On April 17, political committees were required to file quarterly reports with the Illinois State Board of Elections, giving some insight into who funded campaigns involved in the April 4 Consolidated Election.

And while it doesn’t tell the whole story – expenditures and contributions less than $1,000 made between April 1 and Election Day won’t be disclosed until July – the campaign filings indicate where financial support came from.

North Riverside

Some clear funding patterns emerged in the race for North Riverside mayor and trustee, themes familiar to anyone who has followed North Riverside politics in recent years.

The VIP Party, which has dominated local politics for three decades and swept the April 4 election, relies heavily on contributions from municipal vendors and area politicians friendly with party power brokers.

The party collected a little more than $36,000 during the first quarter of 2017, on top of another $10,000 in the bank at the end of 2016. 

The candidates in the election themselves contributed $3,050 total to the committee, with Mayor Hubert Hermanek Jr. and Trustee Joseph Mengoni each contributing $1,000. Village Administrator Guy Belmonte, who is a longtime VIP Party official, also chipped in $1,000.

Area politicians and their associated political committees also contributed $2,700, with $2,000 of that coming from Friends of Jeffery Tobolski, the campaign fund of the McCook mayor and Cook County commissioner. VIP also received small donations from the committees associated with Forest Park Mayor Anthony Calderone and Lyons Village President Christopher Getty.

Other large contributors were Edmund Wanderling ($750) a North Riverside attorney who has been a loyal supporter for years; Riccio Construction ($1,500), a Palos Park business that also has contributed heavily over the years to campaign committees associated with Berwyn Mayor Robert Lovero and Cicero Town President Larry Dominick; Judith Scheck ($1,000), the wife of longtime former North Riverside Mayor Richard Scheck.

Though the Schecks moved to Oak Brook in 2009, they still regularly attend North Riverside village board meetings and remain influential inside VIP.

But the bulk of the party’s first quarter contributions — $9,000 — came from firms and people who do business with the village, including Metro Towing ($1,000), Odelson and Sterk Attorneys ($1,500), Attorney Thomas Brescia ($1,000), Novotny and Associates ($1,000), Paramedic Services of Illinois ($1,500), Roy Strom Refuse and Recycling ($1,500) and SafeSpeed LLC ($1,500).

The challengers in the 2017 election – the Municipal Village Party, led by Trustee H. Bob Demopoulos — raised a little more than $9,000 in the first quarter of 2017. Demopoulos himself was his biggest contributor at $1,350 and he received another $1,000 from his business partner, Jim Demopoulos.

A full 30 percent of MVP’s campaign funding — $2,700 came from six individual North Riverside firefighters and the Berwyn Firefighters Union. And another $1,000 apiece came from attorney Michael Castaldo and the firm Ottosen Britz Kelly Cooper Gilbert & Dinolfo. Both provide legal services to municipalities.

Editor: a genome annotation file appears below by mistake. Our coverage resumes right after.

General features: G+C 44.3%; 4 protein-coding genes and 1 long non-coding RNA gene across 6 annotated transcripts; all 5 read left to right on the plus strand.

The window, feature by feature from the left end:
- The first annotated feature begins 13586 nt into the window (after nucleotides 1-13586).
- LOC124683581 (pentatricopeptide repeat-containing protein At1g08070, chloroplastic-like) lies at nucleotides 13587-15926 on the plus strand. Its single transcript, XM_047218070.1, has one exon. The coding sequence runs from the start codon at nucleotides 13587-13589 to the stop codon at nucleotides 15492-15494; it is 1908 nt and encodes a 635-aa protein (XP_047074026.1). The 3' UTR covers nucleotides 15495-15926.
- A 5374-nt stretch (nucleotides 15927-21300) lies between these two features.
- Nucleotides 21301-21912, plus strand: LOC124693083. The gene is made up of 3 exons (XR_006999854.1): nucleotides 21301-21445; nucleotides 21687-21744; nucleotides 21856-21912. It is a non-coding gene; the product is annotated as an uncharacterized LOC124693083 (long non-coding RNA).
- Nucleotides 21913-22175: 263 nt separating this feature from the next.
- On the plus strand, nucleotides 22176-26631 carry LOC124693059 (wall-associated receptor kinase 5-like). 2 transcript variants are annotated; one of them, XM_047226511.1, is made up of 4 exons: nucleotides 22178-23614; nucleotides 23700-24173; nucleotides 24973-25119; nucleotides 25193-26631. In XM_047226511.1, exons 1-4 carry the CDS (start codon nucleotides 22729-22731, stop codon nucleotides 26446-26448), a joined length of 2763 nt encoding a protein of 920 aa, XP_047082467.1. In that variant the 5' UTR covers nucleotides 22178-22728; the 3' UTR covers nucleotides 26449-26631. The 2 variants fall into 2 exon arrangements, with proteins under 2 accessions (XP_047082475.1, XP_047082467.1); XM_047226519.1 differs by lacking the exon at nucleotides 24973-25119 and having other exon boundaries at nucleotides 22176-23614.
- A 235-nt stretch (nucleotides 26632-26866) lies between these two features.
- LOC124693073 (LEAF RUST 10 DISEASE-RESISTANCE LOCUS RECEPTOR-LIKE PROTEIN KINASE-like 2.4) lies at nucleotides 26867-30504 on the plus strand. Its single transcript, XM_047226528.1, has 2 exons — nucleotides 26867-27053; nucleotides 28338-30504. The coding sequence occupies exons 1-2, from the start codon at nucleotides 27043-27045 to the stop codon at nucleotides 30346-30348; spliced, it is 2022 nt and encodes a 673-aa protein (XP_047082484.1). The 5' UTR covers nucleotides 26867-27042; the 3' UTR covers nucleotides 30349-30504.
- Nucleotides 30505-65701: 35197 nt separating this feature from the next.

It’s unclear who contributed or how much was contributed to the campaign fund created in March by mayoral candidate Marybelle Mandel. As of April 24, the committee hadn’t filed a quarterly report with the state board of elections.

Brookfield

The winning candidates in Brookfield, who were slated by the PEP Party, set up a separate campaign fund specifically for the 2017 election. That fund, called the PEP Party Campaign Committee, took in $16,000 during the first quarter of 2017, all of its transferring from the party’s main political committee, called Peoples Economy Party.

Much of the $16,000 was taken in by Peoples Economy Party in 2016 and included contributions from firms that do business with the village, including Edwin Hancock Engineering ($1,500); Groot Industries, the village’s waste hauler ($1,000); Lyons Pinner Electric Company ($500) and Storino, Ramello and Durkin, the village’s legal counsel ($500). Friends of Jeffrey Tobolski also contributed $500 in 2016.

In the first quarter of 2017, Peoples Economy Party collected $12,500, about $5,200 of which was from donations of $150 or less. PEP Party candidates, members and their employers/businesses contributed a total of $3,560.

Other large contributors were Groot Industries ($500), Hancock Engineering ($500), Hitzeman Funeral Home ($500) and Village Attorney Richard Ramello ($500).

The challengers in the 2017 Brookfield elections, the Common Sense Party, collected $12,235 in a push that really didn’t get started until the very end of February, when Roberto “Bobby” Garcia established the party’s campaign committee.

Still the party benefited greatly from a $5,000 contribution from Teamsters Local 705, which has been complaining about treatment of the village public works employees for about a year.

While that was the party’s biggest single contribution, the party also got $1,000 each from video gambling machine vendors Gold Rush Amusements and Ideal Amusements and $500 from Nicholas Cosentino, who appears to be connected to Gold Rush Amusements.

Las Delicias de Michoacan, an ice cream shop in Cicero, donated $1,000 to the party’s campaign fund.

Donations of $500 came from Odelson and Sterk Ltd., which was once the village of Brookfield’s law firm under President Bill Russ, and Lombard resident Laura Neil.

Garcia loaned his campaign $5,000, according to board of elections records. The only other candidate on the Common Sense Party slate to donate at least $150 was Leilani Cappetta, the slate’s candidate for clerk, who gave $300. None of the slate’s three trustee candidates is listed as a contributor on the quarterly filing.

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